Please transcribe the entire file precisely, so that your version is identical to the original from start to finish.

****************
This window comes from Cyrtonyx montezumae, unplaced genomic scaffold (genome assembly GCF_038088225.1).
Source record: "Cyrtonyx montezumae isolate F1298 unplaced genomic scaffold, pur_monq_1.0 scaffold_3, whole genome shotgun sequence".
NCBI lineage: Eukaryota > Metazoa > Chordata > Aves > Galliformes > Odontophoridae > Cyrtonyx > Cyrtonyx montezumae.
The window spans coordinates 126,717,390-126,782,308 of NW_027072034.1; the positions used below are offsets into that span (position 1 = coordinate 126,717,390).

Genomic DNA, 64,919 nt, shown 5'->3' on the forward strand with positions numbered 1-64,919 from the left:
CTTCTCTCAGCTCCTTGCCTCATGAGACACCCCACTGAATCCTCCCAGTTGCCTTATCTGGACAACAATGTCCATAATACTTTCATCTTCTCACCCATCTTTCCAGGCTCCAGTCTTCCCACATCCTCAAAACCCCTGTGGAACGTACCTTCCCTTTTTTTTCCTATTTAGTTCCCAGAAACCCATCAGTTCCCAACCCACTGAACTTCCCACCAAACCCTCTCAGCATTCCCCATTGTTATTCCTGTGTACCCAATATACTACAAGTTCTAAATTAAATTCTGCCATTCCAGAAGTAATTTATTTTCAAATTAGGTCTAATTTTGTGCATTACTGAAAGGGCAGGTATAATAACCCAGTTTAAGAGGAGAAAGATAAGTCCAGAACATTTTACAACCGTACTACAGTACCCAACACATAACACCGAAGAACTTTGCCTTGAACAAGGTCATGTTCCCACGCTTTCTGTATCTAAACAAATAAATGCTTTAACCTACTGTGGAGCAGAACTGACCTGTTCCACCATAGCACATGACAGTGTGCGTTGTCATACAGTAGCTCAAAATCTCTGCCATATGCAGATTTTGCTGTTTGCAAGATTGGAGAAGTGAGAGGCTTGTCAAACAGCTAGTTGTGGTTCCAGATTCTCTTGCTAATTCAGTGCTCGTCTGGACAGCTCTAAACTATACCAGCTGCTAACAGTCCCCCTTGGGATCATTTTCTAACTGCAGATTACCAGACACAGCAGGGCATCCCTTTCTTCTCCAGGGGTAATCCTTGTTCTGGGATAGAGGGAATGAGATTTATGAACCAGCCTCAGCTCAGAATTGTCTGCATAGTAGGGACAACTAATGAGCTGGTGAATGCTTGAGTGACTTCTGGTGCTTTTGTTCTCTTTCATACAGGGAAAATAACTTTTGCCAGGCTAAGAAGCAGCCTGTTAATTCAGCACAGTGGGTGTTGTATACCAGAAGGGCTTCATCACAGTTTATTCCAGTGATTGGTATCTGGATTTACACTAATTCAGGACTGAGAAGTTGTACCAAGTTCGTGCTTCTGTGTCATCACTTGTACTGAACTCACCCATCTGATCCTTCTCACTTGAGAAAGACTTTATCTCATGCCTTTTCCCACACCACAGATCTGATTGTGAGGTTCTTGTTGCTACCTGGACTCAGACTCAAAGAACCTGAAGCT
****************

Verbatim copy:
This window comes from Cyrtonyx montezumae, unplaced genomic scaffold (genome assembly GCF_038088225.1).
Source record: "Cyrtonyx montezumae isolate F1298 unplaced genomic scaffold, pur_monq_1.0 scaffold_3, whole genome shotgun sequence".
NCBI lineage: Eukaryota > Metazoa > Chordata > Aves > Galliformes > Odontophoridae > Cyrtonyx > Cyrtonyx montezumae.
The window spans coordinates 126,717,390-126,782,308 of NW_027072034.1; the positions used below are offsets into that span (position 1 = coordinate 126,717,390).

Genomic DNA, 64,919 nt, shown 5'->3' on the forward strand with positions numbered 1-64,919 from the left:
CTTCTCTCAGCTCCTTGCCTCATGAGACACCCCACTGAATCCTCCCAGTTGCCTTATCTGGACAACAATGTCCATAATACTTTCATCTTCTCACCCATCTTTCCAGGCTCCAGTCTTCCCACATCCTCAAAACCCCTGTGGAACGTACCTTCCCTTTTTTTTCCTATTTAGTTCCCAGAAACCCATCAGTTCCCAACCCACTGAACTTCCCACCAAACCCTCTCAGCATTCCCCATTGTTATTCCTGTGTACCCAATATACTACAAGTTCTAAATTAAATTCTGCCATTCCAGAAGTAATTTATTTTCAAATTAGGTCTAATTTTGTGCATTACTGAAAGGGCAGGTATAATAACCCAGTTTAAGAGGAGAAAGATAAGTCCAGAACATTTTACAACCGTACTACAGTACCCAACACATAACACCGAAGAACTTTGCCTTGAACAAGGTCATGTTCCCACGCTTTCTGTATCTAAACAAATAAATGCTTTAACCTACTGTGGAGCAGAACTGACCTGTTCCACCATAGCACATGACAGTGTGCGTTGTCATACAGTAGCTCAAAATCTCTGCCATATGCAGATTTTGCTGTTTGCAAGATTGGAGAAGTGAGAGGCTTGTCAAACAGCTAGTTGTGGTTCCAGATTCTCTTGCTAATTCAGTGCTCGTCTGGACAGCTCTAAACTATACCAGCTGCTAACAGTCCCCCTTGGGATCATTTTCTAACTGCAGATTACCAGACACAGCAGGGCATCCCTTTCTTCTCCAGGGGTAATCCTTGTTCTGGGATAGAGGGAATGAGATTTATGAACCAGCCTCAGCTCAGAATTGTCTGCATAGTAGGGACAACTAATGAGCTGGTGAATGCTTGAGTGACTTCTGGTGCTTTTGTTCTCTTTCATACAGGGAAAATAACTTTTGCCAGGCTAAGAAGCAGCCTGTTAATTCAGCACAGTGGGTGTTGTATACCAGAAGGGCTTCATCACAGTTTATTCCAGTGATTGGTATCTGGATTTACACTAATTCAGGACTGAGAAGTTGTACCAAGTTCGTGCTTCTGTGTCATCACTTGTACTGAACTCACCCATCTGATCCTTCTCACTTGAGAAAGACTTTATCTCATGCCTTTTCCCACACCACAGATCTGATTGTGAGGTTCTTGTTGCTACCTGGACTCAGACTCAAAGAACCTGAAGCT